Laith Hammoudi (McClatchy Newspapers) reports one shooting death in Baghdad.
Laith Hammoudi (McClatchy Newspapers) reports 15 corpses discovered in the capital. NPR reports that 30 corpses ("hands and legs bound") were found "on the banks of the Tigris River southeast of Baghdad . . . The male bodies -- all aged 20 to 40 years old -- were bound at the hands and legs and some of the heads were found next to the bodies, two officers said on condition of anonymity because they were not authorized to release the information." Almost immediately, Iraqi's Interior Ministry began casting doubts. Dean Yates (Reuters) reports an official with the ministry asserts those who have gone to the site have found no corpses.
Today the UK Ministry of Defence announced: "It is with deep regret that the Ministry of Defence must confirm the deaths of two soldiers from The Black Watch, 3rd Battalion The Royal Regiment of Scotland, and one soldier from 2nd Battalion The Royal Welsh (The Royal Regiment of Wales) in Basra, southern Iraq this morning, Thursday 28 June 2007." The deaths bring to 156 the number of British soldiers killed in the illegal war since it started in March 2003. Sophie Borland (Telegraph of London) reports that the soldiers had been on "a supply run to a base in Basra Palace" while the BBC reports plans for British troops in Basra to begin moving "from Basra city to the airport" and that this is part of a "military plan over the next 12 months . . . to reduce the numbef of British troops from 5,500 to just 1,500, although he cautioned that this coud be changed by surprise political announcements." Ed Johnson and Robin Stringer (Bloomberg News) remind that the British have already turned over three out of four provinces to Iraqis and that the "U.K. is scaling back the number of troops it has there and plans to hand control of Basra Palace, the last remaining British base in the city, to Iraqi forces next month." On the de-escalation, Reuters observes that the UK has cut the number of troops from "7,000 to about 5,500." China's Xinhua notes that the appoximately 5,500 troops have been "based mainly" in Basra. Sam Marsden (Independent of London) quotes Major David Gell on a fourth soldier, one injured in the bombing, "He is now receiving the best possible medical care" while "being treated at the field hospital at the the British base at the airport."
The three deaths come one day after the Bully Boy's poodle, Tony Blair, steps down as prime minister of England. Yesterday, Military Families Against the War were present to bid Blair farewell with banners, portraits, etc. For video of the protests, click here (ITV). Rose Gentle notes that, "For the past 3 years I have asked Mr. Blair to see Military Families, but he has refused to meet us. This the man that sent our loved ones to war, so to me this man will leave as a coward. I have now asked Gordon Brown to meet with us, as we all need answer. Lets hope Gordon Brown will not step into Blair's shoes and look at the families of our brave troops as if we should just shut up and go away. Let's hope Mr. Brown's reputation is not the reputation of Mr. Blair. But this is just to let Mr. Brown know that Military Families will always be here, we will be here longer than any prime minister will be."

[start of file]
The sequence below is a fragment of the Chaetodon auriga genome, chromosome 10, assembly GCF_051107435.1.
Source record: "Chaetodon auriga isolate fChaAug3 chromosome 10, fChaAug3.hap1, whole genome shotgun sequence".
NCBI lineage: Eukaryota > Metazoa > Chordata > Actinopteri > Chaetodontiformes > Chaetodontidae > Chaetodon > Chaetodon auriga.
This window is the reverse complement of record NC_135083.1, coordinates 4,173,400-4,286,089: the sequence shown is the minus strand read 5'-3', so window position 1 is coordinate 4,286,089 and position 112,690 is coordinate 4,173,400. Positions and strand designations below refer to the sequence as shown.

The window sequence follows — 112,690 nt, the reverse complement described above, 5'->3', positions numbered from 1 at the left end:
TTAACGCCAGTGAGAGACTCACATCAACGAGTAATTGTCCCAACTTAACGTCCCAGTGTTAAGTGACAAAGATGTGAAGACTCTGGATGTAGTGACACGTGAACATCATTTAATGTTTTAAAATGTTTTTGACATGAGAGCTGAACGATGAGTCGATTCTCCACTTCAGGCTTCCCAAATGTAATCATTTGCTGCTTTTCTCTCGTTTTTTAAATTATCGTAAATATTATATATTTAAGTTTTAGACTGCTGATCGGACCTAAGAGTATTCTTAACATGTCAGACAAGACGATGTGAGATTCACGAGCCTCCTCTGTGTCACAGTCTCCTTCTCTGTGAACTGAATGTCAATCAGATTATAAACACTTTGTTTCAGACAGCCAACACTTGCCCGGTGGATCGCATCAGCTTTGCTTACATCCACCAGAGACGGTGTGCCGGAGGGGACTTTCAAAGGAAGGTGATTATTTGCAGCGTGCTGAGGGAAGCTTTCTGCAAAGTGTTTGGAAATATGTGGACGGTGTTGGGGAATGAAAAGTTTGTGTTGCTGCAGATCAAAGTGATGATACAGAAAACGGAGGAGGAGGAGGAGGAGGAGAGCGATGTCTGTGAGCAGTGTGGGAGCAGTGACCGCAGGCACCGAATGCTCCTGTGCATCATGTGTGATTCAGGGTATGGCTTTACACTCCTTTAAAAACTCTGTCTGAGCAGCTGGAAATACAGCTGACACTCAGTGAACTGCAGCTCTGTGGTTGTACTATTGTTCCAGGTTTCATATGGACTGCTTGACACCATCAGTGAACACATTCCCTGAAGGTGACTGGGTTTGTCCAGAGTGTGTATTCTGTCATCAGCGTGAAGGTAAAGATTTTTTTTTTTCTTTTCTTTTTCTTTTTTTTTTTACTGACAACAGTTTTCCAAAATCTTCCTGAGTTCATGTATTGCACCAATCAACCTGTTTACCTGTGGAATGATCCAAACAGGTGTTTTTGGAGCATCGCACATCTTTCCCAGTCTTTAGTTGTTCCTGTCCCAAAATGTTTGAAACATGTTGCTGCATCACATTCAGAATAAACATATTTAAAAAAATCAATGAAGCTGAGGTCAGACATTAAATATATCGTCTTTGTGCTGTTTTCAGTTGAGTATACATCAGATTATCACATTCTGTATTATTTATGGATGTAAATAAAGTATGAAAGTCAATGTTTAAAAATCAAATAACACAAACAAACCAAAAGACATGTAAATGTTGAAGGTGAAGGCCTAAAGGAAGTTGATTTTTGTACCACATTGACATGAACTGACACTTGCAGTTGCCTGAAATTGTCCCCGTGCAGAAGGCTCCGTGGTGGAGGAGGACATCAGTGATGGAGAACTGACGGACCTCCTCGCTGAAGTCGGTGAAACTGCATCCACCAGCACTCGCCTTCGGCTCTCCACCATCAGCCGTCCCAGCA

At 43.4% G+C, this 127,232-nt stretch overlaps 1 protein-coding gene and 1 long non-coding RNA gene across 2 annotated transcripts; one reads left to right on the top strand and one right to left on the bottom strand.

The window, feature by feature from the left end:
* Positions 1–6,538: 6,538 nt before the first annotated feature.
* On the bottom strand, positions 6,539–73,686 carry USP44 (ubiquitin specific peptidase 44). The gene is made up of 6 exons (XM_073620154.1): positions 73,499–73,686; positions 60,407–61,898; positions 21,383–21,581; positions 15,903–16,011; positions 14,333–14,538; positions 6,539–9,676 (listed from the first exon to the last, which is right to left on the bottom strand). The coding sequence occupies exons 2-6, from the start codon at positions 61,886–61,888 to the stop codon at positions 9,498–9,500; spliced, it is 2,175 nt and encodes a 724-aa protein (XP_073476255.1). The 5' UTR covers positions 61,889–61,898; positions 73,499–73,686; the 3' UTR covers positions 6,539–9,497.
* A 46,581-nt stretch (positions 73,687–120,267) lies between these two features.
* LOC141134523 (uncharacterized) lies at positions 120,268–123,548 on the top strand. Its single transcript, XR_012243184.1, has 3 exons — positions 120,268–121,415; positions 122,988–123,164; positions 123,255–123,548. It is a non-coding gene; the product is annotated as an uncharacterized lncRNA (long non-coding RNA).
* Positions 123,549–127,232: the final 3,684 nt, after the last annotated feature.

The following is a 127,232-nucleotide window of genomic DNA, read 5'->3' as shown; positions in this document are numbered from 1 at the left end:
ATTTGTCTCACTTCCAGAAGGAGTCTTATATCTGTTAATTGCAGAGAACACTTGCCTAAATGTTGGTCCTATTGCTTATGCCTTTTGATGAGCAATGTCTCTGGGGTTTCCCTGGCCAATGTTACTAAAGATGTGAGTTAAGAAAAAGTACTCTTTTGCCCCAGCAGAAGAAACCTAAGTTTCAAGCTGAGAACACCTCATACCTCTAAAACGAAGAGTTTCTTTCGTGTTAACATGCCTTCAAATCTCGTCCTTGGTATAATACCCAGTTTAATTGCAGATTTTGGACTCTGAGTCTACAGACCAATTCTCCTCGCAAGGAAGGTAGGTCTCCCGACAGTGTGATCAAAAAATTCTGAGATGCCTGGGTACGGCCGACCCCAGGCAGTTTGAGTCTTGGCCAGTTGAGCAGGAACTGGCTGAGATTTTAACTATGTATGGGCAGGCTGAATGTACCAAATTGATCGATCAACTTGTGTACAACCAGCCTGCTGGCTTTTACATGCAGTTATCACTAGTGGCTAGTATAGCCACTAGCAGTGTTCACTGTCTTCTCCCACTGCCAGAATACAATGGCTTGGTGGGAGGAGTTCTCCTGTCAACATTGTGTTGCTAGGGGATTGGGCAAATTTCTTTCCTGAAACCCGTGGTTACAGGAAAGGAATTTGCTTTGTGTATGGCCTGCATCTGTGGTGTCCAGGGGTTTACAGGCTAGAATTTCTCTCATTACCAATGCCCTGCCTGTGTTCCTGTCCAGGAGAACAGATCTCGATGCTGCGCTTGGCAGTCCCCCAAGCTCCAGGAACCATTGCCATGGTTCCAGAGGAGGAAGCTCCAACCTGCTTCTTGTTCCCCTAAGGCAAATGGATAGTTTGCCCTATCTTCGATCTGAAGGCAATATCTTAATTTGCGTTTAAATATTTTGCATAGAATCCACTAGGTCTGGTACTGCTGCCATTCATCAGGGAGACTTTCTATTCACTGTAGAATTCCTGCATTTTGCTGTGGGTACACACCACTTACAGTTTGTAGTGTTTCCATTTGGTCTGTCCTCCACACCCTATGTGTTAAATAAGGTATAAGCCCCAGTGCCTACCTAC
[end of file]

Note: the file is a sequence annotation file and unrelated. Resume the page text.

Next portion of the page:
The three deaths come after, as Sophie Borland (Telegraph of London) observes, one day after John Rigby's corpse was returned to England from Iraq. As Alan Hamilton (Times of London) reported earlier this week, John Rigby was wounded from a roadside bomb and taken to a field hospital in Iraq where he died from the wounds. This is London notes that his twin brother Will was at his side when he died (they both were serving in Iraq), that the roadside bombing took place on their 24th birthday and quotes their father Doug Rigby stating, "The Army has been enormously supportive to us but as to what they are doing over there and the cause which they are fighting for and the politicians that have caused that to happen, the boys were less than impressed, especially Will. He could see through the whole thing and I don't think that he liked it." A family statement is quoted by BBC, stating John Rigby was "a cherished and devoted son and brother; a talented hardworking and successful soldier, popular with his peers and across all ranks alike."
Today, the US military announced: "A Multi-National Division-Baghdad Soldier was killed when a combat patrol was struck by a roadside bomb in an eastern section of the Iraqi capital June 28." The announcement brought the total number of US service members killed in the illegal war since March 2003 to 3570 and to 93 for the month thus far.
Meanwhile, Julian Barnes (Los Angeles Times) reports that US commanders in Iraq are preparing for Congress to impose some sort of redeployment/drawdown by the end of summer. This is in anticipation of the report that Congress will receive as to the 'progress' in Iraq resulting from Bully Boy's escalation. However, CBS and AP report that Daniel Speckhard ("second-ranking U.S. diplomat in Iraq) told reporters on Wednesday "predicted progress by fall" and that chiefly appears to be based on Speckhard's hopes of strong arming the Iraqi Parliament to pass legislation guaranteeing the theft of Iraqi oil. The two reports aren't necessarily in conflict. Once that so-called 'benchmark' has been achieved, there is little need to occupy the country. The oil fields? That's another issue.
But . . . Asad al-Hashimi remains 'at large.' Iraq's Culture minister has an arrest warrant on him for alleged activities in a 2005 assassination attempt. Alissa J. Rubin (New York Times) reported today that Alaa Makki (who is handling the negotiations between al-Hashimi and the Iraq authorities) stated, "The minister is ready to face justice, but we believe that the investigation was weak and it was faked. We are negotiating with the prime minister on this matter, and we have three demands to which we would like a response: the release of all his guards, restoration of the minister's good name and a new, independent investigation committee."
Finally, in the US, Amy Goodman (Democracy Now!) noted: "The nation's body of city mayors has called on the Bush administration to begin planning for a quick withdrawal of US troops from Iraq. In a measure passed this week, the U.S. Conference of Mayors says; '[the Iraq war] is reducing federal funds . . . for needed domestic investments in education, health care, public safety, homeland security and more.' The resolution was passed by a vote of fifthy-one to forty-seven."
the daily jot
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mikey likes it
adam kokeshliam maddeniraq veterans against the war